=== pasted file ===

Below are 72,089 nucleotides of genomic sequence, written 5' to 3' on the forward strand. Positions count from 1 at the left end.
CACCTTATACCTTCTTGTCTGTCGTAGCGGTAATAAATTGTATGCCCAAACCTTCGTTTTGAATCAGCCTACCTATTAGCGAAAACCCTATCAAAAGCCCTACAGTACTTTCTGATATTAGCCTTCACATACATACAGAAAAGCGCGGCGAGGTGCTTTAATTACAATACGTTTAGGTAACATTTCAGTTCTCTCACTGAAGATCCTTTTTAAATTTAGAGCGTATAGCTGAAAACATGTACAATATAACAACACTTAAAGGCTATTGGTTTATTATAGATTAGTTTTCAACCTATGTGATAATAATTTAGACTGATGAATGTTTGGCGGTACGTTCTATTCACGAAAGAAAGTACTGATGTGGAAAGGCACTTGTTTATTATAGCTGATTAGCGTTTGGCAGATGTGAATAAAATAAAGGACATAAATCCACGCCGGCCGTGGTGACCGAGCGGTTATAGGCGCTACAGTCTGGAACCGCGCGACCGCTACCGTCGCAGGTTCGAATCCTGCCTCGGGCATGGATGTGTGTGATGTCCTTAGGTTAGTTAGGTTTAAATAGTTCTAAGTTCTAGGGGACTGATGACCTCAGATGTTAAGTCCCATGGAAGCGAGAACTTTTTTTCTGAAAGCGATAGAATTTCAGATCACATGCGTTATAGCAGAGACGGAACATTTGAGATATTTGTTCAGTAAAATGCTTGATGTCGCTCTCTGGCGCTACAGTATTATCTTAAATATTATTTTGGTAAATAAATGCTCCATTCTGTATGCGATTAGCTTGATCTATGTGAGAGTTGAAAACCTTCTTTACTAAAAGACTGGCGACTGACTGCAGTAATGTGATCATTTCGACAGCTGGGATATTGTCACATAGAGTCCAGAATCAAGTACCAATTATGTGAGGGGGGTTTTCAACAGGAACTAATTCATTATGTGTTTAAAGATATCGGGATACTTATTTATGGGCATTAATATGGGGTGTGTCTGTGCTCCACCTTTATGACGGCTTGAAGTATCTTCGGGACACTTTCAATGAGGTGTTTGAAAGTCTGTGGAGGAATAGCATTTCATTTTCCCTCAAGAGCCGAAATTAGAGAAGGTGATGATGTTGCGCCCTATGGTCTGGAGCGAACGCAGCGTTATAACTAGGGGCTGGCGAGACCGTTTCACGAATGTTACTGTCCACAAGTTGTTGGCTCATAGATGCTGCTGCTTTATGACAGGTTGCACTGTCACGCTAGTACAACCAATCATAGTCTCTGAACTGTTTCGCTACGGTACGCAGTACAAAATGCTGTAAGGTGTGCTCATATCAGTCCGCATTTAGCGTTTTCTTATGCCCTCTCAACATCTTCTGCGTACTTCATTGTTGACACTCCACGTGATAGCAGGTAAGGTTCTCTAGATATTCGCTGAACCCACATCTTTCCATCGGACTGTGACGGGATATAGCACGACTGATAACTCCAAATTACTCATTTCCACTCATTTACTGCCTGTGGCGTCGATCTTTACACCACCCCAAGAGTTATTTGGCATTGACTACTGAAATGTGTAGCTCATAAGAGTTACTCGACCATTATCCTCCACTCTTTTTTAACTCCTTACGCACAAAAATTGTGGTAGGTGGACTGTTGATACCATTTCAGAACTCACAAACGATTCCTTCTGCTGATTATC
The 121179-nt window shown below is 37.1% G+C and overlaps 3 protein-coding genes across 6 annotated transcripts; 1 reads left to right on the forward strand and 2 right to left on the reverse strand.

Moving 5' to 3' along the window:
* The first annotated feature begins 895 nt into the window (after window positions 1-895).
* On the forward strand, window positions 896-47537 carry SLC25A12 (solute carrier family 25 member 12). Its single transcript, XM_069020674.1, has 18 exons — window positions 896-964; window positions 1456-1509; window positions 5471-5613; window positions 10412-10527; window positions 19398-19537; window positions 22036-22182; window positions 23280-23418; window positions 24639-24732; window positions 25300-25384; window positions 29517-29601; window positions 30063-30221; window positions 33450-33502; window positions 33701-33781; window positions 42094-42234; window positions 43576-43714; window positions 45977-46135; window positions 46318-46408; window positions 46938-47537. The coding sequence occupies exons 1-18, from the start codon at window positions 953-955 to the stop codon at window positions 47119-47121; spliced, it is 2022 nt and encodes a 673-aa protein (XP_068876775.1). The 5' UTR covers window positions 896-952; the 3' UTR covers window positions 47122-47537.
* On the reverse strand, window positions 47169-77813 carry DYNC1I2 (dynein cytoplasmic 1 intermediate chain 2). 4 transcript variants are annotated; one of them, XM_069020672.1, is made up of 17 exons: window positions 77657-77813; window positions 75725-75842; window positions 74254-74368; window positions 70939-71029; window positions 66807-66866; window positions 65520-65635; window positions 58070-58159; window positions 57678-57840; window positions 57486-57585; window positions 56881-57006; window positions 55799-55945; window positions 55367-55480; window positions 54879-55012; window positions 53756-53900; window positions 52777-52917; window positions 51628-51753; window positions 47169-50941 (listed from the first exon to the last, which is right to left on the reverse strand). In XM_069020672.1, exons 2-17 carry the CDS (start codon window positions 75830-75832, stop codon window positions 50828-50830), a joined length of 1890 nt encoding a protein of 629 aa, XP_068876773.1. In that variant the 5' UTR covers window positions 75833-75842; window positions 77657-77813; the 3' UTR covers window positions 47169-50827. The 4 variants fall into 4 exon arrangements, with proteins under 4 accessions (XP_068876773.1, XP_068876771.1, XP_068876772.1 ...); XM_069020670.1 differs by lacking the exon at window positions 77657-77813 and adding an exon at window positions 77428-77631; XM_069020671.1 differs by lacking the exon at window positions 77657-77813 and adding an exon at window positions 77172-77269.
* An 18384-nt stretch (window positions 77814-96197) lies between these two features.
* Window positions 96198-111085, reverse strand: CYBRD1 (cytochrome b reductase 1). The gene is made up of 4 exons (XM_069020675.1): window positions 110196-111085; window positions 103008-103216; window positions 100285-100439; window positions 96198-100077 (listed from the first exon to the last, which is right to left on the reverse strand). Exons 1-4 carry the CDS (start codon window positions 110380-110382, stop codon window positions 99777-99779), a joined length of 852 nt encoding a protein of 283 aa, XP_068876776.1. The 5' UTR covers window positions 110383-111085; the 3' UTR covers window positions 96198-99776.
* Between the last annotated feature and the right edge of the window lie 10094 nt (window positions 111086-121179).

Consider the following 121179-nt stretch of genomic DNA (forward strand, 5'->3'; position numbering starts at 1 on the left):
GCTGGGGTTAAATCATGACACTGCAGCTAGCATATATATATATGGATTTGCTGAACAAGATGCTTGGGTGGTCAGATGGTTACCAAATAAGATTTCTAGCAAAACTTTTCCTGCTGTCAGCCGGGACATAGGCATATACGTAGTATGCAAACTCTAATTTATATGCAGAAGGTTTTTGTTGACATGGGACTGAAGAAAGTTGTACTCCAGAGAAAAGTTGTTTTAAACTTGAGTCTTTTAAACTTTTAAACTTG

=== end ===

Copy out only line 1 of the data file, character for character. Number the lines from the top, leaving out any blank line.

Below are 72,089 nucleotides of genomic sequence, written 5' to 3' on the forward strand. Positions count from 1 at the left end.